Spirits & Liqueurs Scotch

5 Essential Scotch Bottles You Need for Your Home Bar

Get to know your next go-to whisky now.

Scotch bottles
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Liquor.com / Tim Nusog

There’s such a wonderfully diverse variety of scotch available today that it can almost paralyze someone interested in exploring the category for the first time. To soften the blow, we enlisted the help of two bar owners who know a thing or two about building a scotch collection.

Tommy Tardie is the owner and operator of New York City’s Fine & Rare and The Flatiron Room, both of which have exceptional––and exceptionally large––whisky stashes. Mike Raymond is the co-owner of Reserve 101 in Houston, which boasts a whisky lineup in the hundreds. Neither focuses on building out a list just for the sake of it. Across all their bars, Tardie and Raymond focus more on quality than quantity. This is their shortlist of the essential scotch bottles for your home bar.

  • Ardbeg Uigeadail ($80)

    Ardbeg Uigeadail bottle

    Liquor.com / Tim Nusog

    “If you’re doing entertaining, you need a bottle like this in your bar,” says Tardie. “Crack the bottle, pour a glass and watch your friends look around for a fire extinguisher. This is a big, bold peated scotch that’s not for the faint of heart. I personally love it. Not always, but on a cold night, nothing warms me better than a nice glass of Ardbeg. The Uigeadail takes on some of the flavor from the sherry casks that it has been aged in. It delivers almost a salty-sweet combo that leaves a finish that lasts for what seems like hours.” How’s that for a party trick?

  • Bowmore 15 Year The Darkest ($90)

    Bowmore 15 Year The Darkest bottle

    Liquor.com / Tim Nusog

    Islay whiskies are known for peat, but this whisky offers a master class in the way sherry and peat can work in tandem. “This is the scotch drinker’s scotch,” says Raymond. That’s why it’s viewed as a reasonably priced go-to for scotch lovers, yet it’s still approachable enough to be an introductory bottle as well. “Light hints of peat shine through the sherry-cask influence,” is how he describes the flavor profile. Look for rich sherry notes, dark chocolate and dried red fruits all intermingling with the smoke.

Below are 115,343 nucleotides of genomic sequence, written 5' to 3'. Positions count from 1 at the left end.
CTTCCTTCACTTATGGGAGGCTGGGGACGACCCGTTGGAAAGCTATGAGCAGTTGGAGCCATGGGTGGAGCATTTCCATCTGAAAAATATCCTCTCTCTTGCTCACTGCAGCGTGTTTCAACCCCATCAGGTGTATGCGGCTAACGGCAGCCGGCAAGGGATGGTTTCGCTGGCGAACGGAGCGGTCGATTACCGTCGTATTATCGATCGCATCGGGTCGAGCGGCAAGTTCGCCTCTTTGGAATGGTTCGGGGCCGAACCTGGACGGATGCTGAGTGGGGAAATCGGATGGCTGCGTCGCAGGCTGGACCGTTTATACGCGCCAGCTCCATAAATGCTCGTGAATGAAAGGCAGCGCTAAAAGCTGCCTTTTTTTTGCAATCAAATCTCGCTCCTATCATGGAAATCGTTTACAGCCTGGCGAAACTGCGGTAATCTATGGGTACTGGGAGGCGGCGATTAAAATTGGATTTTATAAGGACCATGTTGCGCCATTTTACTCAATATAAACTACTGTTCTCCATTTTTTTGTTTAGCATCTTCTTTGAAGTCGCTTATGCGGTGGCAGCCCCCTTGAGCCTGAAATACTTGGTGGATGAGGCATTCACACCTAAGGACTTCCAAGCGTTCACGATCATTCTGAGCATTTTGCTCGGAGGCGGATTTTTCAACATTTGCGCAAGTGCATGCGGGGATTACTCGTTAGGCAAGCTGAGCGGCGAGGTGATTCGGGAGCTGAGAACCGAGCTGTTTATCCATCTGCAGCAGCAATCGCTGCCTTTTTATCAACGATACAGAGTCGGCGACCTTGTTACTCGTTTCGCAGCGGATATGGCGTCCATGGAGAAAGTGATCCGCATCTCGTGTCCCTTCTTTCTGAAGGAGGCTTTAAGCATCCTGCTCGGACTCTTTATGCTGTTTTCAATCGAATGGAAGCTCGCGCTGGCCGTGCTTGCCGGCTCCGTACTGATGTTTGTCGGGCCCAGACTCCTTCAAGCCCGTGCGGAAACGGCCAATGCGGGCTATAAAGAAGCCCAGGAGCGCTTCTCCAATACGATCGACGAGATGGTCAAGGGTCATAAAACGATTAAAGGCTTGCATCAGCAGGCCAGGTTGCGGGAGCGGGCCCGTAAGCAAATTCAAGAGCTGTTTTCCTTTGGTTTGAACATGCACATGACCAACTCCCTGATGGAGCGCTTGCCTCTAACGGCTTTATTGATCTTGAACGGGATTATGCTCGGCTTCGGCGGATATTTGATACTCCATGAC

• Compass Box Hedonism ($115)

    Compass Box Hedonism bottle

    Liquor.com / Tim Nusog

    Sometimes a single bottle of whisky can open up the world to a whole category. That’s the case with Compass Box Hedonism and scotch grain whisky. “In 2000, most people paid little attention to grain whiskies,” says Raymond. “Then John Glaser debuted this whisky that launched the brand.” A scotch grain whisky is made with additional grains beyond malted barley, typically corn. Grain whisky is column-distilled as opposed to pot-distilled and is traditionally used as a component of scotch blends. But on its own, grain whisky is creamy and easy-drinking, with pleasing vanilla notes. Hedonism shines as a leading example of the style.

  • The GlenDronach Original 12 Year ($60)

    The GlenDronach Original 12 Year bottle

    Liquor.com / Tim Nusog

    This is the sherry lover’s dream dram. “It’s no secret The GlenDronach 18 is one of my favorite bottles of single malt, but as the bottle price continues to rise, it may be cost-prohibitive for those just starting out,” says Tardie. “For this reason, I recommend the GlenDronach 12.” The 12-year-old is indeed a great value, with a booming flavor you won’t soon forget. “A heavily sherried malt with the same DNA as its older brother, the 18, it’s matured in a combination of Pedro Ximénez and oloroso sherry casks,” he adds.

    Continue to 5 of 5 below.
  • Glenfiddich 14 Year Bourbon Barrel Reserve ($60)

    Glenfiddich 14 Year Bourbon Barrel Reserve bottle

    Liquor.com / Tim Nusog

    “This is a relatively new release from Glenfiddich and one that’s always a big hit at any dinner party I’m hosting,” says Tardie. “It’s aged for 14 years in ex-bourbon barrels—nothing new there—but it’s then finished in new heavily charred oak barrels.” With the final step of maturation akin to how a bourbon is aged, you get flavors more commonly found in the American whiskey world. “This is great for the typical bourbon drinker who’s looking for the strong vanilla and caramel notes they’re familiar with,” he says.